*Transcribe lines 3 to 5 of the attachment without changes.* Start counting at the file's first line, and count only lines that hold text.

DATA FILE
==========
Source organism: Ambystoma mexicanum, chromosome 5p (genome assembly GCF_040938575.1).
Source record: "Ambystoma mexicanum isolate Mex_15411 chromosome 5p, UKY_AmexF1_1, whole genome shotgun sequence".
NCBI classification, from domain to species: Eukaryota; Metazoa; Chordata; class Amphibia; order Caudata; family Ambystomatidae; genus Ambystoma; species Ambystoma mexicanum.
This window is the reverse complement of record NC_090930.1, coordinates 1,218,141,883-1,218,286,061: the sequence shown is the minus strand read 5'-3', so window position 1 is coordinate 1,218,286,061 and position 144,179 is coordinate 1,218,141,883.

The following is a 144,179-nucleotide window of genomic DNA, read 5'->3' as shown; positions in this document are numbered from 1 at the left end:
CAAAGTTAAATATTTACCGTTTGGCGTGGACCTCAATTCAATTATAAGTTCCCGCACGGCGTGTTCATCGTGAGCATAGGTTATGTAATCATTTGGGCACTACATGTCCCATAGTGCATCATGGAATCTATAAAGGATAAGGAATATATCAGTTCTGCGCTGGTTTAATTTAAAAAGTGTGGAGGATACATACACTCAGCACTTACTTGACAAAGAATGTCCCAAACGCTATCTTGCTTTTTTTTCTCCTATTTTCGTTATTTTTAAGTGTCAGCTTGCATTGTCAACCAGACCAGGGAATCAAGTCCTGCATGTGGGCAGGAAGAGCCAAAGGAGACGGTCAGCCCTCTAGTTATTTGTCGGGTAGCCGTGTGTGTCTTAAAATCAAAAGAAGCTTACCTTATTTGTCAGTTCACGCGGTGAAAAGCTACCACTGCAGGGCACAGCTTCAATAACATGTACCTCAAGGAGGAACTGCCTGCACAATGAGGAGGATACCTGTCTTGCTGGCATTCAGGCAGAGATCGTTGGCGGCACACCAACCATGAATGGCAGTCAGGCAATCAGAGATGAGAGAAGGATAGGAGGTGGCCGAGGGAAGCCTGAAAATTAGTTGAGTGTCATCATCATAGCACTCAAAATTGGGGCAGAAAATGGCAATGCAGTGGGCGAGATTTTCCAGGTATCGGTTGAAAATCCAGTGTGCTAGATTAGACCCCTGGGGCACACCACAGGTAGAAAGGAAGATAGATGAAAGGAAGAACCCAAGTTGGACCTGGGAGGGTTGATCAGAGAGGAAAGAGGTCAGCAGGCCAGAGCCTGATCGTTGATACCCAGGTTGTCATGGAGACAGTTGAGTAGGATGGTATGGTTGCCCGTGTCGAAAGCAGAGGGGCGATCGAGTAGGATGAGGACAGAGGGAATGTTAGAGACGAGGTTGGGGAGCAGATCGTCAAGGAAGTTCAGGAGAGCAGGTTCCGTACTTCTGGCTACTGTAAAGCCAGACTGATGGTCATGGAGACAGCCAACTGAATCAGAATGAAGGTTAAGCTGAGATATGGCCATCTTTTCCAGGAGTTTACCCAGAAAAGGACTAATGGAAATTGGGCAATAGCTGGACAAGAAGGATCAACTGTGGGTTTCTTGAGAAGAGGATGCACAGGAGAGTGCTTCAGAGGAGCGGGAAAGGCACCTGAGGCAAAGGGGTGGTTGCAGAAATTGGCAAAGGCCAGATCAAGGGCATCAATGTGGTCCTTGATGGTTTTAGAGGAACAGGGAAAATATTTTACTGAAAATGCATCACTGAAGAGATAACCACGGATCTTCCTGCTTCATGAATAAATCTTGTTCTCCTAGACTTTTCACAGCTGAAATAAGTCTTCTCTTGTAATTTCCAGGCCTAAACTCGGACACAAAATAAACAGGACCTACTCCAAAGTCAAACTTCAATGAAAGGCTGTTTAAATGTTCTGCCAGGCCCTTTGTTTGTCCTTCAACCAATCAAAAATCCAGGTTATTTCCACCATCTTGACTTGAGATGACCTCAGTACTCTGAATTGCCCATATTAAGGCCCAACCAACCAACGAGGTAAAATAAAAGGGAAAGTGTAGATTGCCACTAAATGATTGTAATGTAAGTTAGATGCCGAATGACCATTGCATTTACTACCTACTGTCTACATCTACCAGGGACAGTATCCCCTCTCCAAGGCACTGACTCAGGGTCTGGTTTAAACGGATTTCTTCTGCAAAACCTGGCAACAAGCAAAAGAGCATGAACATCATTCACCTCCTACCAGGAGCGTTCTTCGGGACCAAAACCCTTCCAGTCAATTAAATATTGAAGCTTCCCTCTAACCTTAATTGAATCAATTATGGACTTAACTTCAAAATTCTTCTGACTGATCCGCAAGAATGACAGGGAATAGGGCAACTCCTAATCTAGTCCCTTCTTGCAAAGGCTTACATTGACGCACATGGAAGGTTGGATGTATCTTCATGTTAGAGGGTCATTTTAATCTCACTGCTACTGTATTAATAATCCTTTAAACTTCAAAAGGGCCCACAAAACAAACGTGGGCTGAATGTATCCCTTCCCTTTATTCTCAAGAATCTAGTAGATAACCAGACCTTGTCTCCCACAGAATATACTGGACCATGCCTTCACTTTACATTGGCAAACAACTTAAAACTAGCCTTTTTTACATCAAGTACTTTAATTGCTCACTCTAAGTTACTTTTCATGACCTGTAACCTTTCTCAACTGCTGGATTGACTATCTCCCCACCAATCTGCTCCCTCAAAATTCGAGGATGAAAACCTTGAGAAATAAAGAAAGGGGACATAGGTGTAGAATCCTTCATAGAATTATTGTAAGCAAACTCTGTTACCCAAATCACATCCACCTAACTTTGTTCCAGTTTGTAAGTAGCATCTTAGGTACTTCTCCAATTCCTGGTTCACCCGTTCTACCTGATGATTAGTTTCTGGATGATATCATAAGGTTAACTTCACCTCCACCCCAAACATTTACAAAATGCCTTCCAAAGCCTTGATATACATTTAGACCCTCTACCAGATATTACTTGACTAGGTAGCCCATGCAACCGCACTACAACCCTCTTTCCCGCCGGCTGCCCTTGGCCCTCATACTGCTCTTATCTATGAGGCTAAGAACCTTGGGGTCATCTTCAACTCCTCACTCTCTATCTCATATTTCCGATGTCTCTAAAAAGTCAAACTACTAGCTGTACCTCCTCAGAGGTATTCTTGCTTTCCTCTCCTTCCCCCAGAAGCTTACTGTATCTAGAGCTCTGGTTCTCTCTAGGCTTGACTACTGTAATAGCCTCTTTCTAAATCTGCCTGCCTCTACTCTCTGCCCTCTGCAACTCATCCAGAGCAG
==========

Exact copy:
NCBI classification, from domain to species: Eukaryota; Metazoa; Chordata; class Amphibia; order Caudata; family Ambystomatidae; genus Ambystoma; species Ambystoma mexicanum.
This window is the reverse complement of record NC_090930.1, coordinates 1,218,141,883-1,218,286,061: the sequence shown is the minus strand read 5'-3', so window position 1 is coordinate 1,218,286,061 and position 144,179 is coordinate 1,218,141,883.

The following is a 144,179-nucleotide window of genomic DNA, read 5'->3' as shown; positions in this document are numbered from 1 at the left end: